The Supreme Courts of Kansas and Illinois in cases where the lease contains a reservation permitting the lessee to surrender or cancel the lease before the expiration of the term, but not allowing the lessor the mutual privilege at will of compelling a surrender, have held that such options and contracts are not invalid at law, and not void for want of mutuality, it being the essence of an option contract that it is not mutual, the purchaser paying his money or doing what he agreed to do for the benefit, whether he will perform or claim performance of the contract, and for the consideration received the seller parting with his right of choice. Poe et al. v. Ulrey, 233 Ill. 57, 84 N.E. 46; Pittsburg Vitrified Paving Brick Co. v. Bailey et al., 76 Kan. 42, 90 P. 803, 12 L. R. A. (N. S.) 745. But, when relief is sought on such contract in equity, it is not necessarily granted.
In Watford Oil Gas Co. v. Shipman, 233 Ill. 9, 84 N.E. 53, 122 Am. St. Rep. 144, it is said:
"Under this clause, appellant may surrender the lease for cancellation at any time, and thereby relieve itself from all future liability under it. The option of appellant to terminate the lease at any time upon payment of $1 deprives appellant of the right to specific performance directly or indirectly, until it has performed the contract or placed itself in such position that it may be compelled to perform the contract on its part. If the relief here sought should be granted, appellant under the cancellation clause of the lease, may nullify the decree by exercising its option not to proceed further. A court of equity will not do a vain and useless thing by rendering a decree settling the rights of parties which one of them may set aside at his will. Page on Contracts, § 1619; Marble Co. v. Ripley, 77 U.S. 339, 19 L.Ed. 955; Express Co. v. R. R. Co., 99 U.S. 191, 25 L.Ed. 319. In the case last above cited, the court, on page 200, said: 'But we need not pursue the subject further, because there is one provision of the contract in this case which is fatal to the relief sought. A court of equity never interferes where the power of revocation exists. The contract stipulates that after the first year it shall cease upon the payment of $2,000 and interest. This might be made immediately upon the rendition of the decree. The action of the court will thus become a nullity.' "
The court further says:
"Cases of this character are distinguishable from a line of cases in this and other states which hold that an option contract for the sale of real estate is valid, and may be specifically enforced after the party holding such option has, within the time specified, elected to purchase, and pays or tenders the purchase price. Such payment or tender supplies the element of mutuality, and neither party can thereafter recede from the contract. Such contracts have frequently been upheld and enforced in this state. * * * While the power of revocation reserved in this lease has the effect of depriving appellant of equitable remedies in the nature of a specific performance, still the contract is not void for want of mutuality. The reservation of the right to cancel is not an infirmity which renders the contract void ab initio, but it deprives the party for whose benefit it is made of relief in equity in the nature of a specific performance."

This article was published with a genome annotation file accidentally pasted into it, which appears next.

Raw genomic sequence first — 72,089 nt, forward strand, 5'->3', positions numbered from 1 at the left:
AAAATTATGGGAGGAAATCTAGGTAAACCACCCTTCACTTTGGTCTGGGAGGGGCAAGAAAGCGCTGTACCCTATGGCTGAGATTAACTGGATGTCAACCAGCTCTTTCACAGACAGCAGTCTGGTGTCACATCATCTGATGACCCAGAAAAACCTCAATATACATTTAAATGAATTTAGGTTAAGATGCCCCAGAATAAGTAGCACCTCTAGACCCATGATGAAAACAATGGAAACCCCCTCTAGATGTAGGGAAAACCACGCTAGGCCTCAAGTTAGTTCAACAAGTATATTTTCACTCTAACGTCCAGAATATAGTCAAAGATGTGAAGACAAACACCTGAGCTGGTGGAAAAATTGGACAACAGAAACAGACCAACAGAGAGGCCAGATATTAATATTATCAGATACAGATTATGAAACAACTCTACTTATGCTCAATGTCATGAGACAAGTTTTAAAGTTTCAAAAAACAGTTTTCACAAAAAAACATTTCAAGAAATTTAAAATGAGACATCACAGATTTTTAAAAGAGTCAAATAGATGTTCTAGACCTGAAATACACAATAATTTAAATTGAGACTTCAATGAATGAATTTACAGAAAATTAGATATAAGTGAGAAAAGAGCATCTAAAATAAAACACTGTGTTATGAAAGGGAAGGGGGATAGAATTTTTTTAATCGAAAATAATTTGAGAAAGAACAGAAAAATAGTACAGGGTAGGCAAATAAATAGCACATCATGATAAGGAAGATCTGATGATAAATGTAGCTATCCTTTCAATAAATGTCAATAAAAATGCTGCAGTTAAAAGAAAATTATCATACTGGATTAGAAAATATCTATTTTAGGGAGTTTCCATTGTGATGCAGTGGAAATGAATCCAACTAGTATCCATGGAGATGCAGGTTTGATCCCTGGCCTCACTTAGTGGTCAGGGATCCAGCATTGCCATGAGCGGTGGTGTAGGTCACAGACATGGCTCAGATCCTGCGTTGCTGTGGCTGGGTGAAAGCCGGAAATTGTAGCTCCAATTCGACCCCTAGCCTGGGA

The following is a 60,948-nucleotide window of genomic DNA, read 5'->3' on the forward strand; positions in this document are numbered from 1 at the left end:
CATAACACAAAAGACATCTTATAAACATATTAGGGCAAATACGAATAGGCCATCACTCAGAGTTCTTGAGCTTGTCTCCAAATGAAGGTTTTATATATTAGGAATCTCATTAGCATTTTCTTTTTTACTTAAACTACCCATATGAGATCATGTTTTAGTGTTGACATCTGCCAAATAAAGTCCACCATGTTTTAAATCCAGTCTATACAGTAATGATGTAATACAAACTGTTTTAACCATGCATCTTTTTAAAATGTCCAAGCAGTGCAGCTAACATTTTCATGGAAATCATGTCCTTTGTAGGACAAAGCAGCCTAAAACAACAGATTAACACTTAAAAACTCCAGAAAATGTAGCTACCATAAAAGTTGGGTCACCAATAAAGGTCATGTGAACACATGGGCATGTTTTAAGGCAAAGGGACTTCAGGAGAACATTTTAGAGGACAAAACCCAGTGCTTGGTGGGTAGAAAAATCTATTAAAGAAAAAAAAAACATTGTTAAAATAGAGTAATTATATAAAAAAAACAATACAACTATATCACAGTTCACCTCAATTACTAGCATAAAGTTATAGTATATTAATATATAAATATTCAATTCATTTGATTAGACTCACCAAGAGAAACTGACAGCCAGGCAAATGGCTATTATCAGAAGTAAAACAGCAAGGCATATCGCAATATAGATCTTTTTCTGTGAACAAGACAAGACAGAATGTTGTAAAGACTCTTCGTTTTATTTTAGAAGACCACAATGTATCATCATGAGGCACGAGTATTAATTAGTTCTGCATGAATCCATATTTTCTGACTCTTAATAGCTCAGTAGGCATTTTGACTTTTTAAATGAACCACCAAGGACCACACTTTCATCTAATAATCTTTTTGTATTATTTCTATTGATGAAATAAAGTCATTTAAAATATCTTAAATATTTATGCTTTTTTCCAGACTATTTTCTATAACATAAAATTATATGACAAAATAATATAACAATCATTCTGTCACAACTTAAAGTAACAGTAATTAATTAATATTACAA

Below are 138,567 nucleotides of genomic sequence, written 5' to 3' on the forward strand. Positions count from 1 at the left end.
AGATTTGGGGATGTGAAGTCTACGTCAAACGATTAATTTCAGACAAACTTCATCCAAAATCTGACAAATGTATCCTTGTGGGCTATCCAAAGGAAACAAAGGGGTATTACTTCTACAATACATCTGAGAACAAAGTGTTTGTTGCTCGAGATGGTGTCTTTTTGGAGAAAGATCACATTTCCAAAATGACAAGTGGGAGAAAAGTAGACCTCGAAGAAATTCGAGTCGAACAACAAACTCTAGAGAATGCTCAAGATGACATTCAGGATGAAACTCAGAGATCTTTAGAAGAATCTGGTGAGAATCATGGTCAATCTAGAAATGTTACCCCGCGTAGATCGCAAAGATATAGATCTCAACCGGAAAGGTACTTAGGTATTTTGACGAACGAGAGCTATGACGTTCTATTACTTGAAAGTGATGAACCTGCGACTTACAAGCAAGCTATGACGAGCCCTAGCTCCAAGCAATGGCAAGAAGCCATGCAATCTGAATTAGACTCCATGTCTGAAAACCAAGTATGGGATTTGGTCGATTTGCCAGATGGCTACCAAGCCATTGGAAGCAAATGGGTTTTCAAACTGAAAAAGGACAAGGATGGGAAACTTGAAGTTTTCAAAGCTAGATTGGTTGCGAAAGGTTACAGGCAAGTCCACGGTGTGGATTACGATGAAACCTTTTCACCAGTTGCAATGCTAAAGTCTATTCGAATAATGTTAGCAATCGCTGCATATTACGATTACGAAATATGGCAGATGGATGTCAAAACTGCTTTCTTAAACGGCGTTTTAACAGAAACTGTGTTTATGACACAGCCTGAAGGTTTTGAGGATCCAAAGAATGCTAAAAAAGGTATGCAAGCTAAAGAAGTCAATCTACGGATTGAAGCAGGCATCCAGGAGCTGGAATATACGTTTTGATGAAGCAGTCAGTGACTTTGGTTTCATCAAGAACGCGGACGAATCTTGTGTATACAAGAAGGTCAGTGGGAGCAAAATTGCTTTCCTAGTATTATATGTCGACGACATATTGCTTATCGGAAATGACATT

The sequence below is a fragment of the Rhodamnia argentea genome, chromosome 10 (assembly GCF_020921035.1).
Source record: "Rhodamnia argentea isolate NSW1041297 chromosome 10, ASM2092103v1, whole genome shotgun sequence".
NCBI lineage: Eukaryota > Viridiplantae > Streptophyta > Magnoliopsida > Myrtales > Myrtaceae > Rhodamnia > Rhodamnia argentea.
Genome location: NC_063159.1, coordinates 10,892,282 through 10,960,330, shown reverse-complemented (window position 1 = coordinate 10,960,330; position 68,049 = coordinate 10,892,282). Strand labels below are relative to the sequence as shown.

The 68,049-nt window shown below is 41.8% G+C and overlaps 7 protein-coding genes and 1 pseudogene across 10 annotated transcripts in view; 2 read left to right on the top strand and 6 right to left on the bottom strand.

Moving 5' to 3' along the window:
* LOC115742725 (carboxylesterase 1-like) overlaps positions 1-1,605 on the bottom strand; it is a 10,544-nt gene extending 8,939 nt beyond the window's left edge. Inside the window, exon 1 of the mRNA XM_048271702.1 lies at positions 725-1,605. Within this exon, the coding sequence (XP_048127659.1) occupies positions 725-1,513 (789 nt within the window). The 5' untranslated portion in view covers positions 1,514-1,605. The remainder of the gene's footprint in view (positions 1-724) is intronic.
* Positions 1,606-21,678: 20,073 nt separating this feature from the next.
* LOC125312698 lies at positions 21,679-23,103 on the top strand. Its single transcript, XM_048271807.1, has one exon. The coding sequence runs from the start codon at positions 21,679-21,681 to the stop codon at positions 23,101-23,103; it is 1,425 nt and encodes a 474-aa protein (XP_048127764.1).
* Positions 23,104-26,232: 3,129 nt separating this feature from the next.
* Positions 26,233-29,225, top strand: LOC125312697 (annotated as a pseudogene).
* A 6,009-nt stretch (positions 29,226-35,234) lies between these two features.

See, also, Taussig et al. v. Corbin, 142 Fed. 660, 73 C. C. A. 656; Soloman et al. v. Wilmington Sewerage Co., 142 N.C. 439, 55 S.E. 300, 6 L. R. A. (N. S.) 391; Rust et al. v. Conrad et al., 47 Mich. 449, 11 N.W. 265, 41 Am. Rep. 720; Knight v. Indian Coal Iron Co. et al., 47 Ind. 105, 17 Am. Rep. 692; Sturgis v. Galindo et al., 59 Cal. 28, 43 Am. Rep. 239.
It is not essential to determine in this case as to whether such an option would be valid at law; it being obvious that under authorities heretofore cited, which seem to be supported by reason, that equity will not decree that one party specifically perform a contract which the other party at its option may refuse to carry out. After the relief by decree should be granted to such party, he then under the cancellation clause of the lease would have it within his power to nullify the decree by exercising his right thereunder not to proceed further. A court of equity will not do a vain and useless thing by rendering a decree settling the rights of parties which one of them may at will set aside.
2. The lessee does not seem to have complied strictly with the terms of his option by placing said rentals to the credit of the lessor at the First National Bank of Boynton. The lessee tendered to the defendant F. B. Severs on May 6, 1906, through his agents the sum of $24 in cash for the annual rentals for the year beginning May 6, 1906, which was refused, but on what ground it does not appear. No further tender was made to Severs in person, but certain certified checks were deposited in the First National Bank of Boynton for $24 on May 6, 1907, and also a similar check for $24 on May 6, 1908. Neither of these checks were cash, and no money was ever deposited in said bank to the credit of the lessor or her grantee. The tender of the rental for the year ending May 6, 1907, could, keep the lease alive only for a year; that is, until May 6, 1907, at which time it expires unless continued by another valid tender. In Jones v. Moncrief-Cook Co., 25 Okla. 856, 108 P. 403, this court said: